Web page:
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Why Your Library May Soon Have Laser Cutters and 3-D Printers

“Visit the downtown branch of the Chattanooga Public Library and you’ll find the usual stuff: rows of books, magazines, and computers. But walk up to the fourth floor and there’s something unexpected. It’s a “makerspace”—complete with a laser cutter, a zine lab for making paper publications, and a 3-D printer. There’s even a loom.” (via WIRED)

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What the ‘death of the library’ means for the future of books

“Forbes contributor Tim Worstall wants us to close public libraries and buy everyone an Amazon Kindle with an unlimited subscription. “Why wouldn’t we simply junk the physical libraries and purchase an Amazon Kindle Unlimited subscription for the entire country?” he asks. Worstall points to substantial savings on public funds, arguing that people would have access to a much larger collection of books through a Kindle Unlimited subscription than they could get through any public library and that the government would spend far less on a bulk subscription for all residents than it ever would on funding libraries. Is he right? Are libraries obsolete? He might be correct — but only if libraries were just about books, which they are not. Libraries are actually an invaluable public and social resource that provide so much more than simple shelves of books (or, for those in rural areas, a Bookmobile like the one this author grew up with). A world without public libraries is a grim one indeed, and the assault on public libraries should be viewed as alarming.” (via The Week)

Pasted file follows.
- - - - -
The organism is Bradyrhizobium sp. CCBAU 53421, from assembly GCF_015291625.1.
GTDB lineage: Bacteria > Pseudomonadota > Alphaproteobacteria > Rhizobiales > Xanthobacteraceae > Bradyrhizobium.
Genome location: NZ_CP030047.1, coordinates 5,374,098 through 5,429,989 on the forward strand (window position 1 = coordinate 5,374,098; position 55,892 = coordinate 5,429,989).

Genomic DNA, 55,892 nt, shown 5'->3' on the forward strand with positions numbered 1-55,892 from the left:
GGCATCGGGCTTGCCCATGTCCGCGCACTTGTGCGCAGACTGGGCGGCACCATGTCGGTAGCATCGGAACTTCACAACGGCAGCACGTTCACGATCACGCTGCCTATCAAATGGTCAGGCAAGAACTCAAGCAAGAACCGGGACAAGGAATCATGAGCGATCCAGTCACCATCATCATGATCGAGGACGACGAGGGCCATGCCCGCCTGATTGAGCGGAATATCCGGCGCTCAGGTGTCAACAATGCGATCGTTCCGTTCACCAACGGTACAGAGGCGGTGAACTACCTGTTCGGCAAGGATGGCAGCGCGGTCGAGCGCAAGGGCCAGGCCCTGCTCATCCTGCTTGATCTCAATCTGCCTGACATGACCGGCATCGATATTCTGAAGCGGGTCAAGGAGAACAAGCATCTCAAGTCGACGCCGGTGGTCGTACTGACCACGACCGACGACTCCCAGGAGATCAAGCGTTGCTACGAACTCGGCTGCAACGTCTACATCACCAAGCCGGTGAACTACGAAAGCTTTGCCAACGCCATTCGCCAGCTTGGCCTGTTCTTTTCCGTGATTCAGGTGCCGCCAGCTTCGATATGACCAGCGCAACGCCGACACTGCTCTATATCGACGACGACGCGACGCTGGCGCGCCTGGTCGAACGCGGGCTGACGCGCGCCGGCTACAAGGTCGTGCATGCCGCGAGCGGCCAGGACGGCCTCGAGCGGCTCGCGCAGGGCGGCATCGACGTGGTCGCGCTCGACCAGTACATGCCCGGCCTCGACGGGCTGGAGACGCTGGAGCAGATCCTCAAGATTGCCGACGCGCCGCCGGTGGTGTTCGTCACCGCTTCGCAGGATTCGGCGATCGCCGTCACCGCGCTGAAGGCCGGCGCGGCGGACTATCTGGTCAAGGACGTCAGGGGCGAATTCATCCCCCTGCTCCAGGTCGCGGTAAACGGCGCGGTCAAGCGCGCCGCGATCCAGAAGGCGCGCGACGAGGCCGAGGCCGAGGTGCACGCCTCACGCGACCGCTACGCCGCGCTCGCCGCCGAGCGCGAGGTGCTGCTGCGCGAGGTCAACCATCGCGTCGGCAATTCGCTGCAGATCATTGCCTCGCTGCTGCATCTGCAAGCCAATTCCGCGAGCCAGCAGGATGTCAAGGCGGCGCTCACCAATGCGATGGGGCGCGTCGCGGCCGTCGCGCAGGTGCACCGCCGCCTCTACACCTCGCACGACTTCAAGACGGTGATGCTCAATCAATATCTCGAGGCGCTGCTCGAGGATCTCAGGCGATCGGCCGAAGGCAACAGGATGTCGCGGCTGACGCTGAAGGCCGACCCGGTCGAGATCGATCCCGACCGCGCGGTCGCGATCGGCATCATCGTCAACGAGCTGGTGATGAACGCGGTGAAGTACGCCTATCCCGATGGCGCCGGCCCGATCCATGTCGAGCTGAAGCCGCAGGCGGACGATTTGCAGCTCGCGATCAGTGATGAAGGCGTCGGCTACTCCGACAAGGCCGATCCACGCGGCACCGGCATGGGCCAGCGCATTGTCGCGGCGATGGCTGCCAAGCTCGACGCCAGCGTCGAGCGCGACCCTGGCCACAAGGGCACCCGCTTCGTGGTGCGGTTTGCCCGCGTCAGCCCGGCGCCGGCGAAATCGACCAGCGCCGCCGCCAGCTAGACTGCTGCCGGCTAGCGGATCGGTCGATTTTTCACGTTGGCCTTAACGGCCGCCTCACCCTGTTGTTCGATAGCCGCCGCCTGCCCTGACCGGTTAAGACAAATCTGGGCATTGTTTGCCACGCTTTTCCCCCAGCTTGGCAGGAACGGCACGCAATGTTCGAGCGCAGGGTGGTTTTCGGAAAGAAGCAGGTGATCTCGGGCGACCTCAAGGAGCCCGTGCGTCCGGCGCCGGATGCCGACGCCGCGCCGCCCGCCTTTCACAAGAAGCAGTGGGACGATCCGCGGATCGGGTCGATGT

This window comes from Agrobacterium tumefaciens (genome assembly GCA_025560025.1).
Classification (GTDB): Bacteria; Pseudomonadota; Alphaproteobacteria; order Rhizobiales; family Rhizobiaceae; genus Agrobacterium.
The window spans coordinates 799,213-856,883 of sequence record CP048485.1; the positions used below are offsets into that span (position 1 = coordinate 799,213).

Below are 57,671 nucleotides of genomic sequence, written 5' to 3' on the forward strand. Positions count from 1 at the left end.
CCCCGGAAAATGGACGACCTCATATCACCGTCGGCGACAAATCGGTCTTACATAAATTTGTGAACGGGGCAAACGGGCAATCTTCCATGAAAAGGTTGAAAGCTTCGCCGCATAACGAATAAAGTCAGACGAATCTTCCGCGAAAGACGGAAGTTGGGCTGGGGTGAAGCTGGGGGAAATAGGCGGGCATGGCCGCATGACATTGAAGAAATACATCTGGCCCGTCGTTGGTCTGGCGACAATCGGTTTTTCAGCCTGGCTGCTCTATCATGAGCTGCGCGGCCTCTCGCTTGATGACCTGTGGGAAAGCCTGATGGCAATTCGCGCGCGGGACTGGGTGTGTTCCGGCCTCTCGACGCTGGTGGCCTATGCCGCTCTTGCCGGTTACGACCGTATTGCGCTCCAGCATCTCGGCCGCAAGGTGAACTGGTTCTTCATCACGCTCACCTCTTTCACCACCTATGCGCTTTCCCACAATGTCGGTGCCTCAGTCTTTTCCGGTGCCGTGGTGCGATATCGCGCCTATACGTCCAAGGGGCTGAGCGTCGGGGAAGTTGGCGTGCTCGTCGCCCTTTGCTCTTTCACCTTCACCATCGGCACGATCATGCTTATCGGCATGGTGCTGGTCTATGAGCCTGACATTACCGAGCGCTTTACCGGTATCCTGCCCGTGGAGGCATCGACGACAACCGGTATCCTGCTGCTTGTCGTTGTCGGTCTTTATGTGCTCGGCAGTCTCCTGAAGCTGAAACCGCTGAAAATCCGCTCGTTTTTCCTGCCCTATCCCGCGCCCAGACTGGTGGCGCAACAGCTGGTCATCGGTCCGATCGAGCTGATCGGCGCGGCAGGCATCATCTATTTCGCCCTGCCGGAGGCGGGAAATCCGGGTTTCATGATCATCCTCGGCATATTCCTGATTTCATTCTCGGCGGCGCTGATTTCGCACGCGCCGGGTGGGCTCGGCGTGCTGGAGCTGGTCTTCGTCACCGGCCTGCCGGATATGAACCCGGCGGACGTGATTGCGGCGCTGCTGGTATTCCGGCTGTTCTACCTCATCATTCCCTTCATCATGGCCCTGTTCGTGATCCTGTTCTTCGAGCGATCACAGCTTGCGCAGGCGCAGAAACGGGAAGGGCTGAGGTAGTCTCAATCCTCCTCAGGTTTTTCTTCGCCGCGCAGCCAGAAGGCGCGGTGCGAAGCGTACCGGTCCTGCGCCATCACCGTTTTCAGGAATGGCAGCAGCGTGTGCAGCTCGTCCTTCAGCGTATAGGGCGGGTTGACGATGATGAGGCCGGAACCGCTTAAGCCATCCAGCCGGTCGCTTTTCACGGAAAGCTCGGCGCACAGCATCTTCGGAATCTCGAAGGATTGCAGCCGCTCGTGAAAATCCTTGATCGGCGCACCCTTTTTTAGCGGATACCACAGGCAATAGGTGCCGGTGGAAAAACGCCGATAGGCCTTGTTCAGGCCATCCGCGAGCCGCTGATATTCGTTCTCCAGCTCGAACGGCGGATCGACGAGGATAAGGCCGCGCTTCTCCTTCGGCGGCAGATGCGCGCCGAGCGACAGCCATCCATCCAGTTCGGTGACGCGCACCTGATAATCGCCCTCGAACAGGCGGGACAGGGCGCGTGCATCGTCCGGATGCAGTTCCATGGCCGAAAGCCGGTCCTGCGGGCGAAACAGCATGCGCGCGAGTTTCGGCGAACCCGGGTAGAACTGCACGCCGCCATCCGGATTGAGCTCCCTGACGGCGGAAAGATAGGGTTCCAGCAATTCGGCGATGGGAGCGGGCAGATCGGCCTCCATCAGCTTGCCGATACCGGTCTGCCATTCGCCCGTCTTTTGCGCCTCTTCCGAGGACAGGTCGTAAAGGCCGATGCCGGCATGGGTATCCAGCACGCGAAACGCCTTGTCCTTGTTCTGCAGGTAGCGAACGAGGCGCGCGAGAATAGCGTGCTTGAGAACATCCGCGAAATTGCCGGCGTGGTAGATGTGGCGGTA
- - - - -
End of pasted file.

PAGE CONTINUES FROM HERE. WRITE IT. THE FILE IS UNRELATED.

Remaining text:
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Halifax looks forward to the opening of its very own library of the future

“It is being billed as the “city’s living room.” Its rooftop patio offers stunning views of Halifax harbour. There is a 300-seat theatre, two cafes, gaming stations, two music studios, dedicated space for adult literacy, a First Nations reading circle and boardrooms for local entrepreneurs.Halifax’s new $57.6-million gleaming glass library of the future is to open later this fall – a 129,000-square-foot building in the city’s downtown with a unique cantilevered rectangular glass box on the top, suggesting a stack of books. Fully accessible, culturally sensitive, environmentally sustainable and architecturally stunning, with elegant angles and lines, it is the first piece of modern architecture to be built in Halifax in decades, and the first major central library to be built in Canada in several years.” (via The Globe and Mail)